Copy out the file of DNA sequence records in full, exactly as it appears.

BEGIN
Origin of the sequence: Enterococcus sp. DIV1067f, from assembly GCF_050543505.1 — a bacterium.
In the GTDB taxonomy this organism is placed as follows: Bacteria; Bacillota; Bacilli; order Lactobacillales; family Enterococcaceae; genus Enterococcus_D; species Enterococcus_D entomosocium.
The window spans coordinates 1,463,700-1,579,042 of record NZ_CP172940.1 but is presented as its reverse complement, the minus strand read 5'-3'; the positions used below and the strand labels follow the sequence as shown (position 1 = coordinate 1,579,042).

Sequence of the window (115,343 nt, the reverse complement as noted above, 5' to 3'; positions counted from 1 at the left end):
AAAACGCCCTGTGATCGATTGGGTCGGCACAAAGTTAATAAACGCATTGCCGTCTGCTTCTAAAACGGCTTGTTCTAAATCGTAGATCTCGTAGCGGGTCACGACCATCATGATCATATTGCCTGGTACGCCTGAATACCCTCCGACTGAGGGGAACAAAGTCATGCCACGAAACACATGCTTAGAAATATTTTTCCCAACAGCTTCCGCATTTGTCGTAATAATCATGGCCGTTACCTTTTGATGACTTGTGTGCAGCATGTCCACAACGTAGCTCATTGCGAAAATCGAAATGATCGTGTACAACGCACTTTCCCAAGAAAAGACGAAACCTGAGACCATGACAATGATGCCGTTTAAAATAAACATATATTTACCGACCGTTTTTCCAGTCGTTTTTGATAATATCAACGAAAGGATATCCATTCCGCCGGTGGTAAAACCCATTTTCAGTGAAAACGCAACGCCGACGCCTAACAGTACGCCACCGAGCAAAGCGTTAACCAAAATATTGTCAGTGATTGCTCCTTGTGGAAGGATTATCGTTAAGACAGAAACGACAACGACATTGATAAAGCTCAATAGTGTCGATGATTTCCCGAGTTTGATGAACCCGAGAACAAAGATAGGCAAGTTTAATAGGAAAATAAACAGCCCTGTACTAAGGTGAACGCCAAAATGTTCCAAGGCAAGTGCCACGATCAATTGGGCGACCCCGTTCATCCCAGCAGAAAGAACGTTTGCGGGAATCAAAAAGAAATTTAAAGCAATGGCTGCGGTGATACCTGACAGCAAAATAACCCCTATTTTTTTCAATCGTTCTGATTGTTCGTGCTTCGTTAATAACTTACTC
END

Origin of the sequence: Enterococcus sp. DIV1067f, from assembly GCF_050543505.1 — a bacterium.
In the GTDB taxonomy this organism is placed as follows: Bacteria; Bacillota; Bacilli; order Lactobacillales; family Enterococcaceae; genus Enterococcus_D; species Enterococcus_D entomosocium.
The window spans coordinates 1,463,700-1,579,042 of record NZ_CP172940.1 but is presented as its reverse complement, the minus strand read 5'-3'; the positions used below and the strand labels follow the sequence as shown (position 1 = coordinate 1,579,042).

Sequence of the window (115,343 nt, the reverse complement as noted above, 5' to 3'; positions counted from 1 at the left end):
AAAACGCCCTGTGATCGATTGGGTCGGCACAAAGTTAATAAACGCATTGCCGTCTGCTTCTAAAACGGCTTGTTCTAAATCGTAGATCTCGTAGCGGGTCACGACCATCATGATCATATTGCCTGGTACGCCTGAATACCCTCCGACTGAGGGGAACAAAGTCATGCCACGAAACACATGCTTAGAAATATTTTTCCCAACAGCTTCCGCATTTGTCGTAATAATCATGGCCGTTACCTTTTGATGACTTGTGTGCAGCATGTCCACAACGTAGCTCATTGCGAAAATCGAAATGATCGTGTACAACGCACTTTCCCAAGAAAAGACGAAACCTGAGACCATGACAATGATGCCGTTTAAAATAAACATATATTTACCGACCGTTTTTCCAGTCGTTTTTGATAATATCAACGAAAGGATATCCATTCCGCCGGTGGTAAAACCCATTTTCAGTGAAAACGCAACGCCGACGCCTAACAGTACGCCACCGAGCAAAGCGTTAACCAAAATATTGTCAGTGATTGCTCCTTGTGGAAGGATTATCGTTAAGACAGAAACGACAACGACATTGATAAAGCTCAATAGTGTCGATGATTTCCCGAGTTTGATGAACCCGAGAACAAAGATAGGCAAGTTTAATAGGAAAATAAACAGCCCTGTACTAAGGTGAACGCCAAAATGTTCCAAGGCAAGTGCCACGATCAATTGGGCGACCCCGTTCATCCCAGCAGAAAGAACGTTTGCGGGAATCAAAAAGAAATTTAAAGCAATGGCTGCGGTGATACCTGACAGCAAAATAACCCCTATTTTTTTCAATCGTTCTGATTGTTCGTGCTTCGTTAATAACTTACTC